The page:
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Teaching and Assessment Methods in Undergraduate Economics: A Fourth National Quinquennial Survey


  • Michael Watts
  • Georg Schaur


Surveys in 1995, 2000, 2005, and 2010 investigated teaching and assessment methods in different undergraduate courses. In this article, the authors offer basic results from the 2010 survey. “Chalk and talk” remains the dominant teaching style, but there were drops in mean (although not median) values for those pedagogies and some growth in the use of other methods, including class discussion and computer-generated displays. More instructors provided students with problem sets and class notes, and computer lab assignments were increasingly common in econometrics and statistics courses. Experiments are occasionally used in introductory courses but almost never used in other courses. Calculus is not viewed as important by a majority of instructors in any courses but is considered more important in intermediate theory and statistics and econometrics courses.

Suggested Citation

  • Michael Watts & Georg Schaur, 2011. "Teaching and Assessment Methods in Undergraduate Economics: A Fourth National Quinquennial Survey," The Journal of Economic Education, Taylor & Francis Journals, vol. 42(3), pages 294-309, July.
  • Handle: RePEc:taf:jeduce:v:42:y:2011:i:3:p:294-309 DOI: 10.1080/00220485.2011.581956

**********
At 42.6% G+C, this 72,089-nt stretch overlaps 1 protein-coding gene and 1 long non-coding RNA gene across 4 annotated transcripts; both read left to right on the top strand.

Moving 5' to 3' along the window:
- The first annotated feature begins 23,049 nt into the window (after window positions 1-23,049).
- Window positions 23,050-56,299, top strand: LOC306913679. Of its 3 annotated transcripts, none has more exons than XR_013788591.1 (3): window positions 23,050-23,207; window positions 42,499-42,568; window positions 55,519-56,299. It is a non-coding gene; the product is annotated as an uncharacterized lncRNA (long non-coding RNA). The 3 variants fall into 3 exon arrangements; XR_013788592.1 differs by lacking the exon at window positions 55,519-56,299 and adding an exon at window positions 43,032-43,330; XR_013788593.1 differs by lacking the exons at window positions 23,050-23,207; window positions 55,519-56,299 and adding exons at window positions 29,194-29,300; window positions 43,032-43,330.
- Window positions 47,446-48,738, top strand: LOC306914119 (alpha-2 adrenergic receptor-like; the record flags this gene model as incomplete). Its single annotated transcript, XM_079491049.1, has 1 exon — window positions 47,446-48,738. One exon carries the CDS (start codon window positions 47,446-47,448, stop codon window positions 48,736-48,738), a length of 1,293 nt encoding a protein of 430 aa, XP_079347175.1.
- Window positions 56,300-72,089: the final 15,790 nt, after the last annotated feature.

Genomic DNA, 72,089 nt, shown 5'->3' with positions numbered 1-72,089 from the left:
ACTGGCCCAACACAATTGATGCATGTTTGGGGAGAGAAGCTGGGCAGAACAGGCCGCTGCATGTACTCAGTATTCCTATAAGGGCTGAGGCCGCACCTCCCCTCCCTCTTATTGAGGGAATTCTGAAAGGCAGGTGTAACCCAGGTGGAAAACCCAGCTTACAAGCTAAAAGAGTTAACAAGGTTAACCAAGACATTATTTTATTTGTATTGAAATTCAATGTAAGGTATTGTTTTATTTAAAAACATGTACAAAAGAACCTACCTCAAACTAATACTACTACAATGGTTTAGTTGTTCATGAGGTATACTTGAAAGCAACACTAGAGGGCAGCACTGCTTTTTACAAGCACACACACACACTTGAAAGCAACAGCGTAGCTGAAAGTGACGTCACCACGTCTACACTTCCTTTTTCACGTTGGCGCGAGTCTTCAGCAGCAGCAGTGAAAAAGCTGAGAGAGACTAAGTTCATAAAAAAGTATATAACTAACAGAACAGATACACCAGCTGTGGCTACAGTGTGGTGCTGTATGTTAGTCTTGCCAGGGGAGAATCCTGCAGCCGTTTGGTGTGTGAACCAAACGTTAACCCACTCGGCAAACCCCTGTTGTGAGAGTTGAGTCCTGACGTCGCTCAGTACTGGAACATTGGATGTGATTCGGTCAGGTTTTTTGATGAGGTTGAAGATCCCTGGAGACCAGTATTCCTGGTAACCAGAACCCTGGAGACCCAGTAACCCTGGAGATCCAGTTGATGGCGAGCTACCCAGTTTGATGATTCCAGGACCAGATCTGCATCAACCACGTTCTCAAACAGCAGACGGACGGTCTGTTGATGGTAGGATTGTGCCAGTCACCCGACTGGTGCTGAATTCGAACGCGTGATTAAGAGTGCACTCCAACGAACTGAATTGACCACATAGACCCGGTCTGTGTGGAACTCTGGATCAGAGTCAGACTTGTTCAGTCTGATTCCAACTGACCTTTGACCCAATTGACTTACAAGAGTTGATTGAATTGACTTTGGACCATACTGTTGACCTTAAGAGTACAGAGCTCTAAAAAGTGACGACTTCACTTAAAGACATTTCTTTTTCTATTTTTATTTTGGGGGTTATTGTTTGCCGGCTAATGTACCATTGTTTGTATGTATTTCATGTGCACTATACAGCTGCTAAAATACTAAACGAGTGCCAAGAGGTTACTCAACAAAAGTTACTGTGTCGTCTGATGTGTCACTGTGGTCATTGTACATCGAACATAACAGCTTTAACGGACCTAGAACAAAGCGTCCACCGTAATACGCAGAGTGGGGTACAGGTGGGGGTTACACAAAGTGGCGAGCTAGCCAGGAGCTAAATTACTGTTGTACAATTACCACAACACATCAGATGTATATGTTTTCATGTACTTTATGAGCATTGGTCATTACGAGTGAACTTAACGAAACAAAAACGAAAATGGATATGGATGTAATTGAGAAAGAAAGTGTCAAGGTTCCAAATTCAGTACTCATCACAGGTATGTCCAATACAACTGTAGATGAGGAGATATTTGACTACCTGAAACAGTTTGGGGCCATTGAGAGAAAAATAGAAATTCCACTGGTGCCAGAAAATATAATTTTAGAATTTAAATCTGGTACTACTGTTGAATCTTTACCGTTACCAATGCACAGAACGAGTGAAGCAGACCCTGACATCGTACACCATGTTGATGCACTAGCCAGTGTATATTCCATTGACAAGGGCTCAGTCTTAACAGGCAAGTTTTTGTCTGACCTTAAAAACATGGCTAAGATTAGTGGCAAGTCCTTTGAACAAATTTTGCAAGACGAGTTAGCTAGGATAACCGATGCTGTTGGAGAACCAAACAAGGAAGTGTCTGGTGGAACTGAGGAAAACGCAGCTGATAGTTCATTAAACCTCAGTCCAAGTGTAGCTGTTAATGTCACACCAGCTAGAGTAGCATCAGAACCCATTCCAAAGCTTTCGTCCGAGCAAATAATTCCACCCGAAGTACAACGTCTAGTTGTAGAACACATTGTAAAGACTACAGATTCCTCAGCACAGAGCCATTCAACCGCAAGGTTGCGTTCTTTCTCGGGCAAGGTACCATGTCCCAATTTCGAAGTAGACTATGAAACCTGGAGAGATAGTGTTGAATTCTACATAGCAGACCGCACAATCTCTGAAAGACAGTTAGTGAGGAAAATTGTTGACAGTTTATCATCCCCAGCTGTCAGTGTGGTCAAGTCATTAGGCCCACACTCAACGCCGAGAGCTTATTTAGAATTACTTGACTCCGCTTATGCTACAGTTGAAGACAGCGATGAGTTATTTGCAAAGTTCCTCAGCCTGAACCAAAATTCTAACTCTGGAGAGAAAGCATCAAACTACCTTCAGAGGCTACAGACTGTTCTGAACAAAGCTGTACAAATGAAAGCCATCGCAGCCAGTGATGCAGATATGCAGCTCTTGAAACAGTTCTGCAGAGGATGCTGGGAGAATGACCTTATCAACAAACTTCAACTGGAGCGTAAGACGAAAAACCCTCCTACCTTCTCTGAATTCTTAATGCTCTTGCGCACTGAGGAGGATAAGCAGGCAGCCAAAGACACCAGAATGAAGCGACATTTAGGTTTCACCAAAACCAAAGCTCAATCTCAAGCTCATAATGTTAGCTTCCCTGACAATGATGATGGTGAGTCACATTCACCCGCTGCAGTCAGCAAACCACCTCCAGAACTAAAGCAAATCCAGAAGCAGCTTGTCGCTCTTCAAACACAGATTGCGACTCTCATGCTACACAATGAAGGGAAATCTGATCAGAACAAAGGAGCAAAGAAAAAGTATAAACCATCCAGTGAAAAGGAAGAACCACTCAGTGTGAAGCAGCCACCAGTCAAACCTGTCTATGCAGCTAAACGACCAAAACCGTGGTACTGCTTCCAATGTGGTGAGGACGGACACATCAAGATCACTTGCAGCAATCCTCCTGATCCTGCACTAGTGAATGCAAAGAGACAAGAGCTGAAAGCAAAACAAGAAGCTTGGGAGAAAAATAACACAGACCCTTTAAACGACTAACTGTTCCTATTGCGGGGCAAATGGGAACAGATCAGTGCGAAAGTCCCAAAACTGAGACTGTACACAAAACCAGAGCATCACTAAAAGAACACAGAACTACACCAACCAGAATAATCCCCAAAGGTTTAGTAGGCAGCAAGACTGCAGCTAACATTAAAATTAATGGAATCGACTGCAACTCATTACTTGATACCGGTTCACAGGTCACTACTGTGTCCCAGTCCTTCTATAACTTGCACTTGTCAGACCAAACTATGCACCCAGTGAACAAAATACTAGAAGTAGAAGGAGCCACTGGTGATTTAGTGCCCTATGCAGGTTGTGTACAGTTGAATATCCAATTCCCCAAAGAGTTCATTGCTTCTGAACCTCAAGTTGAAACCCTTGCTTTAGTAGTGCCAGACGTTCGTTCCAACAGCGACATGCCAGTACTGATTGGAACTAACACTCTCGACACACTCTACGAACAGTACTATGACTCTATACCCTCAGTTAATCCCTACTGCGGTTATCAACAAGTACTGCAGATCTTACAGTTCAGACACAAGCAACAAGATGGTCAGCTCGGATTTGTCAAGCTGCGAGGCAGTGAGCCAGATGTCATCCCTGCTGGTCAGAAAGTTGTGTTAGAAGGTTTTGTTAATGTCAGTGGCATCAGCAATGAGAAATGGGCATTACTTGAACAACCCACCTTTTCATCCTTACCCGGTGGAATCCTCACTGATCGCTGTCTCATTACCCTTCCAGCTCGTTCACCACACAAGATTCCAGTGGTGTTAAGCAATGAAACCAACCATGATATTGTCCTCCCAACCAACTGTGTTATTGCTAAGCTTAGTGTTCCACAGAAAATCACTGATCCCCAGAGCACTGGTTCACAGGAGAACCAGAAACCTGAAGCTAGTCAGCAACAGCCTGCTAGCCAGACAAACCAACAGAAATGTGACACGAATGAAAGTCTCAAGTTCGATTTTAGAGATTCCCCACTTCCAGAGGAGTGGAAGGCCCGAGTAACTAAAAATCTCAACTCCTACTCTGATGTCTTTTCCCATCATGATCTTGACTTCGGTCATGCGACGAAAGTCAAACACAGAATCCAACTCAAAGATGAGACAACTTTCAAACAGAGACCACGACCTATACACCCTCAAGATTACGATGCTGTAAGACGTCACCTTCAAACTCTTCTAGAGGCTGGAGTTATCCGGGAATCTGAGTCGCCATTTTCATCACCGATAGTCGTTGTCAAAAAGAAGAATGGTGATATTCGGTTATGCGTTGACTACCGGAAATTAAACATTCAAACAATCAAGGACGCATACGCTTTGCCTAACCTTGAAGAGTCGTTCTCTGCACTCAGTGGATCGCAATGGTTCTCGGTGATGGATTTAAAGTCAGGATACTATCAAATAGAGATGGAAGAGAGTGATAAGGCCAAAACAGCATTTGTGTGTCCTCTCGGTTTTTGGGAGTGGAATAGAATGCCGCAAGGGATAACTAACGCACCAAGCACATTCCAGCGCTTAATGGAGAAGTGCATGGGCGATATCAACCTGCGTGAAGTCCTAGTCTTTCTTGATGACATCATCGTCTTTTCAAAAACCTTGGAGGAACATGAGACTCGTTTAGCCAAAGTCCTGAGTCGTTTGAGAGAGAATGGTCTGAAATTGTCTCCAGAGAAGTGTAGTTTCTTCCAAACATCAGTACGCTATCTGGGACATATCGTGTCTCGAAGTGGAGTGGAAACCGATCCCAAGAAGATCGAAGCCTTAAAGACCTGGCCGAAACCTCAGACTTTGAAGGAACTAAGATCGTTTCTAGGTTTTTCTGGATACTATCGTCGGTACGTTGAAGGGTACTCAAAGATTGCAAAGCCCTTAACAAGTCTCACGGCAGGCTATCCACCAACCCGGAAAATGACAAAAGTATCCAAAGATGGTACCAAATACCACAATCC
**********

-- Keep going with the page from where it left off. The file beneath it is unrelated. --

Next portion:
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    References listed on IDEAS

    1. Todd Kaplan, 2006. "Why banks should keep secrets," Economic Theory, Springer;Society for the Advancement of Economic Theory (SAET), vol. 27(2), pages 341-357, January.
    2. Shy Oz & Stenbacka Rune, 2008. "Rethinking the Roles of Banks: A Call for Narrow Banking," The Economists' Voice, De Gruyter, vol. 5(2), pages 1-4, June.
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    Cited by:

    1. Jennifer Imazeki, 2015. "Getting Students to Do Economics: An Introduction to Team-Based Learning," International Advances in Economic Research, Springer;International Atlantic Economic Society, vol. 21(4), pages 399-412, November.
    2. repec:kap:iaecre:v:21:y:2015:i:4:p:399-412 is not listed on IDEAS
    3. Ken Rebeck & Carlos Asarta, 2011. "Methods of Assessment in the College Economics Course," Chapters,in: International Handbook on Teaching and Learning Economics, chapter 16 Edward Elgar Publishing.
    4. Ronald G. Ehrenberg, 2012. "American Higher Education in Transition," Journal of Economic Perspectives, American Economic Association, vol. 26(1), pages 193-216, Winter.
    5. Tawni Hunt Ferrarini & G. Dirk Mateer, 2014. "Multimedia Technology for the Next Generation," Journal of Private Enterprise, The Association of Private Enterprise Education, vol. 29(Spring 20), pages 129-139.
    6. William Bosshardt & Michael Watts & William E. Becker, 2013. "Course Requirements for Bachelor's Degrees in Economics," American Economic Review, American Economic Association, vol. 103(3), pages 643-647, May.

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